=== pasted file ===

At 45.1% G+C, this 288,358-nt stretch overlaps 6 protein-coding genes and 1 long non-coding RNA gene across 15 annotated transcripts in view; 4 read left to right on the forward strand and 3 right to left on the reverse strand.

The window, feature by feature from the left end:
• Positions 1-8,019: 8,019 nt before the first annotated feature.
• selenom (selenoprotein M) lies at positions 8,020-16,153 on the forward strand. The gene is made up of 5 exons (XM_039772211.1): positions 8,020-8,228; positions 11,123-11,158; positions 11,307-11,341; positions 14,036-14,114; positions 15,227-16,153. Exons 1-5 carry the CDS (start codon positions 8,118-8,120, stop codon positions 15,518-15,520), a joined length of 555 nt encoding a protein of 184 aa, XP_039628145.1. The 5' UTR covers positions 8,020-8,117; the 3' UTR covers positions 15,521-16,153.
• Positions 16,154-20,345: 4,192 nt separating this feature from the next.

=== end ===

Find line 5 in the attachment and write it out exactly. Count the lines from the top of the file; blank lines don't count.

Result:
• Positions 16,154-20,345: 4,192 nt separating this feature from the next.